Right before I left on my trips I read a couple of short books, because I was saving two long books for the trips and figured I would just write up all of the books together when I got back. I haven't done that, though, because the second long book is killing me. It's interesting, but so long that I started it in Providence, kept reading when I got home, read it in Greenville, and am still reading it now.
My goal is to finish it before I leave for New York later this month.
In the meantime, here are the other books I read before I fell into the longest biography ever:
27) From late 2004 to early 2012, I played an online game called City of Heroes, where I made many friends online and some of them became friends offline. One of them was my friend Lisa, who I continue to interact with in a different game, Champions Online. Recently, Lisa asked if she could use one of my game characters in a novel she was writing about one of her game characters, and Grimaulkin is the result. It tells the story of Mike LeBonte, who just got out of five years in magic prison for summoning demons to eat bullies when he was a teenager. Now that he's out, he has to find a way to rebuild his life, but he's forbidden from using any of the summoning spells that grant him the most power.
He's also extremely attracted to a young magic shop owner with fantastic abs who works down the street from his sister's apartment. Guess whose character that is?
This was a fun book. Mike starts working with a seedy private investigator whose helping the police with a series of murders, while also trying to reconnect with his family and explain what happened to him and why he vanished. It's a fast read, and also the book is dedicated to me, so you should buy it because it's also entertaining and it looks like there may be a sequel coming.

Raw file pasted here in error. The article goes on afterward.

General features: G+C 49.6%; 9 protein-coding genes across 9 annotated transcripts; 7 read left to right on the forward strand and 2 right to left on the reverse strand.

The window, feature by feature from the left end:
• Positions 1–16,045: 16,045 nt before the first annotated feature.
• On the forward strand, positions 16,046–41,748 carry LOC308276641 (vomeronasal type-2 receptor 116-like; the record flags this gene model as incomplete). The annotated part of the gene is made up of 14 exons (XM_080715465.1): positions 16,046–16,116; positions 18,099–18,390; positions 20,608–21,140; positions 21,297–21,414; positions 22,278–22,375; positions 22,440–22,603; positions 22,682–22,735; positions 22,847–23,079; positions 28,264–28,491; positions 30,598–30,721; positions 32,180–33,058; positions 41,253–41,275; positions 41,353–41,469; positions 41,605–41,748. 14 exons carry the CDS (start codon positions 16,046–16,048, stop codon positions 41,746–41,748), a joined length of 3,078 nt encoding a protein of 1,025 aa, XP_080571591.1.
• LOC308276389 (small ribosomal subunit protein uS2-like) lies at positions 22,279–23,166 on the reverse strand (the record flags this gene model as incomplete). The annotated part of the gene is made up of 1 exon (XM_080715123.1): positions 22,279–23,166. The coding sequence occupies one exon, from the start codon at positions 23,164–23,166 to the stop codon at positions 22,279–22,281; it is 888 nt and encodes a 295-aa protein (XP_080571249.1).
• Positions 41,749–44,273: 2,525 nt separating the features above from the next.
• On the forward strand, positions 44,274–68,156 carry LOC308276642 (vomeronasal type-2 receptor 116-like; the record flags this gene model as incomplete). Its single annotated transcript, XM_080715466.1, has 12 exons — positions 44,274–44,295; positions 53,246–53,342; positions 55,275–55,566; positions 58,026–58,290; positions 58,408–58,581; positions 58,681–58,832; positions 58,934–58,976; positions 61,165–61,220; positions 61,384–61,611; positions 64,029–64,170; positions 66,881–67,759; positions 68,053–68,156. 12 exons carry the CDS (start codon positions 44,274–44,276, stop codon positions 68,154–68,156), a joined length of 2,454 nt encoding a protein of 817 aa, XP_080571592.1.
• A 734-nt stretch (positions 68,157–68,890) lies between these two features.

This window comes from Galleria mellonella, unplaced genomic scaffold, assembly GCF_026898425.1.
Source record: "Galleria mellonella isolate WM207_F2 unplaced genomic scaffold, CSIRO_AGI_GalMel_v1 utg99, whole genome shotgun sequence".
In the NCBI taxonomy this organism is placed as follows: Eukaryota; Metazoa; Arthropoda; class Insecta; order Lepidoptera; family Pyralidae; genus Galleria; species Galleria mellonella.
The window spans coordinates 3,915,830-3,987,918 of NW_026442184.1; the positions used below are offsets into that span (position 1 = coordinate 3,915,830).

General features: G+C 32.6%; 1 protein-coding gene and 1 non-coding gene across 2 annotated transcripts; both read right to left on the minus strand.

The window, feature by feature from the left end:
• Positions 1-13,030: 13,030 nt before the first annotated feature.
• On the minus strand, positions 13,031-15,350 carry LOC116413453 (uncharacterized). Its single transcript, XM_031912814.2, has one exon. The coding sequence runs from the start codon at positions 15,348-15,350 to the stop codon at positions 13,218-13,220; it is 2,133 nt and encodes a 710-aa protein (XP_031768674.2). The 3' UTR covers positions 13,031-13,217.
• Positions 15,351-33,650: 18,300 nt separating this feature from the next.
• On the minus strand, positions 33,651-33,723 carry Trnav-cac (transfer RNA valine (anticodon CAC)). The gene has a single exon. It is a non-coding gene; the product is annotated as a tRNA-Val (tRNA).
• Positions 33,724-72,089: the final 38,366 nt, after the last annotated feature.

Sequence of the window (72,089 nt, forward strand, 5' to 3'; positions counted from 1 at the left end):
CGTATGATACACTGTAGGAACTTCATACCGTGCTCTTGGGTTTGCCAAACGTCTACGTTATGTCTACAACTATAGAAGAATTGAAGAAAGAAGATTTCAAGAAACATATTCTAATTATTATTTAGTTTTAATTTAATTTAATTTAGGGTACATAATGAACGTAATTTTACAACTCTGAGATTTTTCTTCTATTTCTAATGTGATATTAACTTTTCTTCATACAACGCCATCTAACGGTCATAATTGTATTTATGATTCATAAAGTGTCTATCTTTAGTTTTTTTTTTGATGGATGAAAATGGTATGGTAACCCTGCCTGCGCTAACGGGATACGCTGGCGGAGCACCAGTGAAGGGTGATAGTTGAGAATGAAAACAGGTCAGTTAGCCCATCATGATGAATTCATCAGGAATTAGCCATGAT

28) Robert R. McCammon's Last Train From Perdition returns us to the world of his late 1800's vampire bounty hunter, Trevor Lawson, last seen in I Travel By Night. Trevor and his human ally, Ann, are still on the hunt for LaRouge, the vampire who turned Trevor and took Ann's sister and father, but are also taking jobs in between to cover the bills. One job, tracking down a wealthy businessman's wayward son in the far west town of Perdition finds them surrounded by enemies human and vampire, struggling to save a train full of people from certain death even as the dark forces within him threaten to overwhelm the last of Trevor's humanity.
This was also a good read. The story moves quickly, but there are some good character moments and some interesting scenes. Both books in the series are on the short side, more novellas than novels, but I'm looking forward to a third.
29) Carol Goodman has a niche: she likes to write books about the Hudson River Valley, and almost every book involves a secret illegitimate baby. It's come to the point that as soon as I start reading them, I immediately start trying to figure out who the secret baby is and how the plot will hinge on them, but I keep reading her books anyway because they are well written, entertaining mysteries.
With secret babies.
In The Widow's House, Clare and her husband, Jesse, move from Brooklyn to their former college town, becoming caretakers for their former writing professor and his estate. Staying on the grounds, Jesse is planning to work on his novel, and Clare starts writing again as she begins to see visions of a legendary village girl, the Apple Maiden, who died tragically on the grounds of the estate, after losing her secret baby in a terrible blizzard. Is the estate haunted? Is Clare having a breakdown? And is Clare, who is adopted, someone's secret baby?
This, like all of Goodman's books, was a nice, entertaining vacation read.
30) I knew I wanted to read Nancy Isenberg's White Trash: The 400 Year Untold History of Class in America as soon as I saw it at the bookstore, and I was saving it for a trip, since I knew I would have hours to sink into it then. I'm glad I did, because this was a long, complicated book. Although it's full of facts, it's written at a pretty easy level to sink into, and it will definitely make you think.
It apparently also made other people think, because everyone who saw the title of the book in my hand wanted to know what it was about, if it was good, and if I liked it. I did, even if I did disagree that the Civil War was based as much in class as it was in race. Class may have played a part, but the Civil War was primarily about racism.
That said, it's time to get back to my extremely long, extremely detailed biography of my pretend literary boyfriend, F. Scott Fitzgerald.